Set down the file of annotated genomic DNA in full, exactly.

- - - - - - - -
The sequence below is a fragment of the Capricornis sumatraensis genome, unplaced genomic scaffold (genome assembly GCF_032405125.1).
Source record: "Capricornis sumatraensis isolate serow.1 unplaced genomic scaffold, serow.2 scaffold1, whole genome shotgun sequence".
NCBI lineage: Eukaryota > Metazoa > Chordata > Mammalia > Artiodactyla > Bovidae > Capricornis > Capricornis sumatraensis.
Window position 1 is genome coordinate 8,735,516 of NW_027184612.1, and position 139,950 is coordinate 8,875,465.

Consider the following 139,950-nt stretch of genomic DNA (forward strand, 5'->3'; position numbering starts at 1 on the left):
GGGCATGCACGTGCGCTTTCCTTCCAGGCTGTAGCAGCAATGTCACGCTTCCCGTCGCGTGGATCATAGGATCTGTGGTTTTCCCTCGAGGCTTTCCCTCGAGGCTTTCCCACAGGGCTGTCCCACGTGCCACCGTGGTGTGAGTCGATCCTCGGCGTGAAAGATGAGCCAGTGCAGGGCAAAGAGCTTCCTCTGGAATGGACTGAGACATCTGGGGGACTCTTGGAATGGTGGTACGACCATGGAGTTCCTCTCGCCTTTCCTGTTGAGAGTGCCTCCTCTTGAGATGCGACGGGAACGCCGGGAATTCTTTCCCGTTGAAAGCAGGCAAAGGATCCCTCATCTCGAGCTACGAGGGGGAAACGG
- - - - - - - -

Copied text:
The sequence below is a fragment of the Capricornis sumatraensis genome, unplaced genomic scaffold (genome assembly GCF_032405125.1).
Source record: "Capricornis sumatraensis isolate serow.1 unplaced genomic scaffold, serow.2 scaffold1, whole genome shotgun sequence".
NCBI lineage: Eukaryota > Metazoa > Chordata > Mammalia > Artiodactyla > Bovidae > Capricornis > Capricornis sumatraensis.
Window position 1 is genome coordinate 8,735,516 of NW_027184612.1, and position 139,950 is coordinate 8,875,465.

Consider the following 139,950-nt stretch of genomic DNA (forward strand, 5'->3'; position numbering starts at 1 on the left):
GGGCATGCACGTGCGCTTTCCTTCCAGGCTGTAGCAGCAATGTCACGCTTCCCGTCGCGTGGATCATAGGATCTGTGGTTTTCCCTCGAGGCTTTCCCTCGAGGCTTTCCCACAGGGCTGTCCCACGTGCCACCGTGGTGTGAGTCGATCCTCGGCGTGAAAGATGAGCCAGTGCAGGGCAAAGAGCTTCCTCTGGAATGGACTGAGACATCTGGGGGACTCTTGGAATGGTGGTACGACCATGGAGTTCCTCTCGCCTTTCCTGTTGAGAGTGCCTCCTCTTGAGATGCGACGGGAACGCCGGGAATTCTTTCCCGTTGAAAGCAGGCAAAGGATCCCTCATCTCGAGCTACGAGGGGGAAACGG